Finding God in Hard Places

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(On May 31st a team from Neighborhood Ministries – six younger, seven older – traveled to Nairobi Kenya. As part of the Emerging Leaders Initiative, urban youth experienced life in a culture very different from their own.

Can God be found in hard places? What we discovered changed our lives …)

One afternoon, while the team worked at the farm, Gloria (a team member) and I had the opportunity to sit in on a masters-level class for pastors serving Mathare, one of Nairobi’s largest slums.

Teaching older students requires a measure of disorientation: pushing people out of comfort zones in order to grasp new ideas. I’ve experienced this in my doctoral studies. That afternoon my disorientation centered around the perplexing incongruity of poverty and joy.

The church that hosted the class was called “The Inspiration Center.” The name evokes a certain expectation. Yet there was little that was inspirational about the barren upstairs meeting room overlooking the Mathare slum.

Windows were left open allowing cool air to drift through the room. But Chris, our instructor, had to use a microphone. It was difficult hearing him over the sounds of a children’s choir singing! They sang for over an hour; some songs I recognized as hymns. It was truly beautiful.

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Later we walked into Mathare to a place where a man had been killed and his shack destroyed during the recent tribal uprising. At first, I was uncomfortable, wondering how people would view this mixed group coming into their community. Then as part of the service one of the residents, a friend of the slain man, addressed us.

His demeanor was calm, dignified. He expressed gratitude to God for our presence there. His trust in God was striking.

Singing in slums; dignity amidst death; poverty and joy … Growing up poor in American was hard, but the contrasts here were staggering! “What is going on here; how do I make sense of all this?” I asked myself.

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As we walked back to the Center one of the pastors joined me. He shared a perspective I’ll never forget. “There’s life here!” he exclaimed. He pointed to the children in their brightly colored school uniforms. He talked about the residents paying $10.00 a month rent who purchase and rent adjacent shacks for income (enterprise!). He talked about people going to and from work, and the Christians who had moved into Mathare to live there and serve. And he declared repeatedly: “There’s LIFE here!”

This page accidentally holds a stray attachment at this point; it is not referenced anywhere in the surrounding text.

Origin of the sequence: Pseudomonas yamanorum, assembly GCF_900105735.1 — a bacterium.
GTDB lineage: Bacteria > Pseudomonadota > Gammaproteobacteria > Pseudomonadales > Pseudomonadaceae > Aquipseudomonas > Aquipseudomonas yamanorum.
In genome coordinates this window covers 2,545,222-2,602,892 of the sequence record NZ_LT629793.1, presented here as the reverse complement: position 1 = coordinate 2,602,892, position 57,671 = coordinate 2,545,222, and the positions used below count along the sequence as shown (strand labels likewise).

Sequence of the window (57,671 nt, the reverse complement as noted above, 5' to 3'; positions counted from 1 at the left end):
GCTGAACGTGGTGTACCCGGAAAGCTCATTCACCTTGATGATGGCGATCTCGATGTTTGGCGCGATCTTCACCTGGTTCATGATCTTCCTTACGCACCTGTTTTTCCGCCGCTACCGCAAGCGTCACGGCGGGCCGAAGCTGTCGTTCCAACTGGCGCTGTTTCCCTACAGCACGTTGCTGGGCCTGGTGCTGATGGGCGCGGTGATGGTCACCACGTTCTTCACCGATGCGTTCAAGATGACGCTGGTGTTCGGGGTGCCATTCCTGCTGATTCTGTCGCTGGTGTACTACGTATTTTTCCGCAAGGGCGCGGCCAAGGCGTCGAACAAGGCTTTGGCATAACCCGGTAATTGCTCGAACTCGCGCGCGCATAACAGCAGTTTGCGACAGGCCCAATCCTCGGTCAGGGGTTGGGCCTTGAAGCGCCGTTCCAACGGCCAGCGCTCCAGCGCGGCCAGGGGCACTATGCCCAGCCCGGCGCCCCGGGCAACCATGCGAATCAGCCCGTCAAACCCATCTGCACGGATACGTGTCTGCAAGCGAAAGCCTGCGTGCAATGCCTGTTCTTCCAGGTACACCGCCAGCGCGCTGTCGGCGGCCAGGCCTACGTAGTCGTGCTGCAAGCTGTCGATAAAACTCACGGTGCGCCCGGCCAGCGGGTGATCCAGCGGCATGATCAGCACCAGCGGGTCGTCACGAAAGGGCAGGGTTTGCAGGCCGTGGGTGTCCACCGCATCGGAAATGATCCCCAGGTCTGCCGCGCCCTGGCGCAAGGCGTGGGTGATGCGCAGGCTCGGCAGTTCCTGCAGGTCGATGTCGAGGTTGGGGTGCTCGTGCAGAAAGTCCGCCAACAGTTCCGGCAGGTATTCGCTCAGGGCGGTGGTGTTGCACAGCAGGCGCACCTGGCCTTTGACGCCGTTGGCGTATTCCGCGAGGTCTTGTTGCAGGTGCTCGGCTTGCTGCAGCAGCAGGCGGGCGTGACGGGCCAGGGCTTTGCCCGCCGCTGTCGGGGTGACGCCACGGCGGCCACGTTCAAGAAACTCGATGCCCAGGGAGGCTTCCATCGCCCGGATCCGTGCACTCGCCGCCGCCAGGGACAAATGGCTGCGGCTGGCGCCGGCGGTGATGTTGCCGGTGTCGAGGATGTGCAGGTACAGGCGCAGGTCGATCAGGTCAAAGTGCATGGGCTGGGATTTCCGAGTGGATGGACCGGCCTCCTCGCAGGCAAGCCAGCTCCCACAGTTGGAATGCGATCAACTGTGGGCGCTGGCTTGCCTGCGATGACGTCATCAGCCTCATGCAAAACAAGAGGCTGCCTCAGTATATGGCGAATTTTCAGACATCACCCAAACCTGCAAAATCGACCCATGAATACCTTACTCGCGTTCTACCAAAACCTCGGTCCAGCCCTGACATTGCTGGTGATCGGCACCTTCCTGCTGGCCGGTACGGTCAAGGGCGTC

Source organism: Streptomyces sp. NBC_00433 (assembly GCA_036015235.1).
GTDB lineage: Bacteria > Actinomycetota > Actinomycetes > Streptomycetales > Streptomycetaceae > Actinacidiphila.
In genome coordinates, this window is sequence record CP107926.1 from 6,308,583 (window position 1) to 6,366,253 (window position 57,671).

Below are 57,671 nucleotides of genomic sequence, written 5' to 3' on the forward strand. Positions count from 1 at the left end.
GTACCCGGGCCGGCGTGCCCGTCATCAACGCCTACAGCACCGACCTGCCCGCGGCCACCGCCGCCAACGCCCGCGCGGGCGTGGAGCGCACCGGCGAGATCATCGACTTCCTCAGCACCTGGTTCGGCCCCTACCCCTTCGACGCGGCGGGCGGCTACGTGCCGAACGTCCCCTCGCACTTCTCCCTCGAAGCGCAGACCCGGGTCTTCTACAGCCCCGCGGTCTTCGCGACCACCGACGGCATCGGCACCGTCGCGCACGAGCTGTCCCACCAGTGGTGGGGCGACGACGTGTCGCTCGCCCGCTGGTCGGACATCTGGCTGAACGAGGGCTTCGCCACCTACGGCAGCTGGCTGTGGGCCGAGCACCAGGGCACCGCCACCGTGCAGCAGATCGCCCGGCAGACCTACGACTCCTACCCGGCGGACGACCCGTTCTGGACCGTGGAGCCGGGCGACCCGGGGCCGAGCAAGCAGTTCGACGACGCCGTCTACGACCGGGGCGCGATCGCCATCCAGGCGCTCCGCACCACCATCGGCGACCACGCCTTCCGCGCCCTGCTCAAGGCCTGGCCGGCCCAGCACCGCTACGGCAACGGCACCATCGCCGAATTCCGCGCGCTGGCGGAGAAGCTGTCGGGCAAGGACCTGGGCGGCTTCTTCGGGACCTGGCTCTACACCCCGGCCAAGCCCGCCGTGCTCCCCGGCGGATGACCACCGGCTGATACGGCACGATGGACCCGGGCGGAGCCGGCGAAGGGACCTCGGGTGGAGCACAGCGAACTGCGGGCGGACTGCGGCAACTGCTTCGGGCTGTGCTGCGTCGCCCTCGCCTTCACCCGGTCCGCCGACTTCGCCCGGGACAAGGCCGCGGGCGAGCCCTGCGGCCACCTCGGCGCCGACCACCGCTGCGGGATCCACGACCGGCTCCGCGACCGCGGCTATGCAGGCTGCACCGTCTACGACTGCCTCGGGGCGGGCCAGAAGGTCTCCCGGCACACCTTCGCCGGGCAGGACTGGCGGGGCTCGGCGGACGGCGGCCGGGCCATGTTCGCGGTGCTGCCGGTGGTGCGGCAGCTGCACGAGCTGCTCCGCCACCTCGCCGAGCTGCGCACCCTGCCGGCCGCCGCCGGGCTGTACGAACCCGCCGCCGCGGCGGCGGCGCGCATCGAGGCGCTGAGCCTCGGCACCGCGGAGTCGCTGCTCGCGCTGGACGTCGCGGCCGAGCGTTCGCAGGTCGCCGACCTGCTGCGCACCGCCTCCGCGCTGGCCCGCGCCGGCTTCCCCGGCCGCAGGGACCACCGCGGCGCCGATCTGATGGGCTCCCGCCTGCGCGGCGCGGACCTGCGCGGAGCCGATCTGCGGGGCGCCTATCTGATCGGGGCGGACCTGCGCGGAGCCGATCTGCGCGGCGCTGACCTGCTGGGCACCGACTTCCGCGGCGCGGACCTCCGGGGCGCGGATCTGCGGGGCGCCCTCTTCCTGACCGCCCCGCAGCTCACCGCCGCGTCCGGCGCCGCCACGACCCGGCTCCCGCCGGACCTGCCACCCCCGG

Is God in hard places?

Years ago, a church elder looked at Five Points, assessed the challenges and declared, “God is not here.”

He was wrong. A closer look revealed something different: God was indeed at work, changing lives, offering hope. The same is true in places like Mathare, Dagoretti and Tumaini.

There are “remainers” like Michael (ministry leaders in Dagoretti) whose lives are changed and in turn become change-agents for the Lord in their community. There are “returners” like Eunice, who after years in the States returned to her native Nairobi to create the Tumaini Children’s Home. And there are relocators, people whom God burdens to go and dwell among those in need.

How does one respond to poverty? My answer is that we see it for what it is, but then look for God. Chris challenged us: “When you go into Mathare look for God. And when you find him, celebrate.”

Celebrate? Yes, and more! We can respond by supporting those who serve in hard places. We can pray and give. If God so moves, we can become a relocator and go. At the very least we can share in God’s greater Kingdom work by responding to needs in our own communities, meeting them in Christ’s name.

For now, we’re doing the latter. The Emerging Leaders now have friends serving and growing in hard places. They too want it known that in their Denver neighborhood “There’s life here!” I believe our community will be the better for it.

Ted (reprint; first published in Kingdom in the Streets, July 2008)

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